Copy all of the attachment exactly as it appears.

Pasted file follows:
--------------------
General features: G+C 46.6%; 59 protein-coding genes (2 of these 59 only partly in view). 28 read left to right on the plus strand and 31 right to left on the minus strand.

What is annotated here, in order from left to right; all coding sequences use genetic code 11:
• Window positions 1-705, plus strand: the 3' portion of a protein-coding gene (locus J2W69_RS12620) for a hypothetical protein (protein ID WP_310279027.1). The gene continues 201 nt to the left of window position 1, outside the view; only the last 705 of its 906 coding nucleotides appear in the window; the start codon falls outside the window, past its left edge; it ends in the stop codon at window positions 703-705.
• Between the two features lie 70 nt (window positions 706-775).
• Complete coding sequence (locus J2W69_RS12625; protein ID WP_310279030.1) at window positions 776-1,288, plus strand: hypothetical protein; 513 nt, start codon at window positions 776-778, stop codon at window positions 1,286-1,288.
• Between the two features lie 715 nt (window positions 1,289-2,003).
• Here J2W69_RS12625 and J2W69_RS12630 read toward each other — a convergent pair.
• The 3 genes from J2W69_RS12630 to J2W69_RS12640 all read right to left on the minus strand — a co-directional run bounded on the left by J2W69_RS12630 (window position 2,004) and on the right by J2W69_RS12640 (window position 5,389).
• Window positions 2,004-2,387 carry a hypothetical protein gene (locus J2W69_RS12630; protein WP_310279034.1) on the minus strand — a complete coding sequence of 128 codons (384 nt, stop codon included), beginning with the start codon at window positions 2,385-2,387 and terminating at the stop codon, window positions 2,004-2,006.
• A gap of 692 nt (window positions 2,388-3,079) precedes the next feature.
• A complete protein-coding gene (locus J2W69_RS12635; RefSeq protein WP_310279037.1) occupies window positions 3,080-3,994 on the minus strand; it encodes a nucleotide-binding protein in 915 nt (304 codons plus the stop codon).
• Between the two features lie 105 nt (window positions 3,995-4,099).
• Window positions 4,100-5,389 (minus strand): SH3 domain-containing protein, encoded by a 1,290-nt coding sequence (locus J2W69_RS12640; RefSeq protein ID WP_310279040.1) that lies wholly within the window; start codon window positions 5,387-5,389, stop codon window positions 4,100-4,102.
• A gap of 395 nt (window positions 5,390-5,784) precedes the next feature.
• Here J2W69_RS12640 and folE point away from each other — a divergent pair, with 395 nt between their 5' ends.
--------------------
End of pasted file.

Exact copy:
General features: G+C 46.6%; 59 protein-coding genes (2 of these 59 only partly in view). 28 read left to right on the plus strand and 31 right to left on the minus strand.

What is annotated here, in order from left to right; all coding sequences use genetic code 11:
• Window positions 1-705, plus strand: the 3' portion of a protein-coding gene (locus J2W69_RS12620) for a hypothetical protein (protein ID WP_310279027.1). The gene continues 201 nt to the left of window position 1, outside the view; only the last 705 of its 906 coding nucleotides appear in the window; the start codon falls outside the window, past its left edge; it ends in the stop codon at window positions 703-705.
• Between the two features lie 70 nt (window positions 706-775).
• Complete coding sequence (locus J2W69_RS12625; protein ID WP_310279030.1) at window positions 776-1,288, plus strand: hypothetical protein; 513 nt, start codon at window positions 776-778, stop codon at window positions 1,286-1,288.
• Between the two features lie 715 nt (window positions 1,289-2,003).
• Here J2W69_RS12625 and J2W69_RS12630 read toward each other — a convergent pair.
• The 3 genes from J2W69_RS12630 to J2W69_RS12640 all read right to left on the minus strand — a co-directional run bounded on the left by J2W69_RS12630 (window position 2,004) and on the right by J2W69_RS12640 (window position 5,389).
• Window positions 2,004-2,387 carry a hypothetical protein gene (locus J2W69_RS12630; protein WP_310279034.1) on the minus strand — a complete coding sequence of 128 codons (384 nt, stop codon included), beginning with the start codon at window positions 2,385-2,387 and terminating at the stop codon, window positions 2,004-2,006.
• A gap of 692 nt (window positions 2,388-3,079) precedes the next feature.
• A complete protein-coding gene (locus J2W69_RS12635; RefSeq protein WP_310279037.1) occupies window positions 3,080-3,994 on the minus strand; it encodes a nucleotide-binding protein in 915 nt (304 codons plus the stop codon).
• Between the two features lie 105 nt (window positions 3,995-4,099).
• Window positions 4,100-5,389 (minus strand): SH3 domain-containing protein, encoded by a 1,290-nt coding sequence (locus J2W69_RS12640; RefSeq protein ID WP_310279040.1) that lies wholly within the window; start codon window positions 5,387-5,389, stop codon window positions 4,100-4,102.
• A gap of 395 nt (window positions 5,390-5,784) precedes the next feature.
• Here J2W69_RS12640 and folE point away from each other — a divergent pair, with 395 nt between their 5' ends.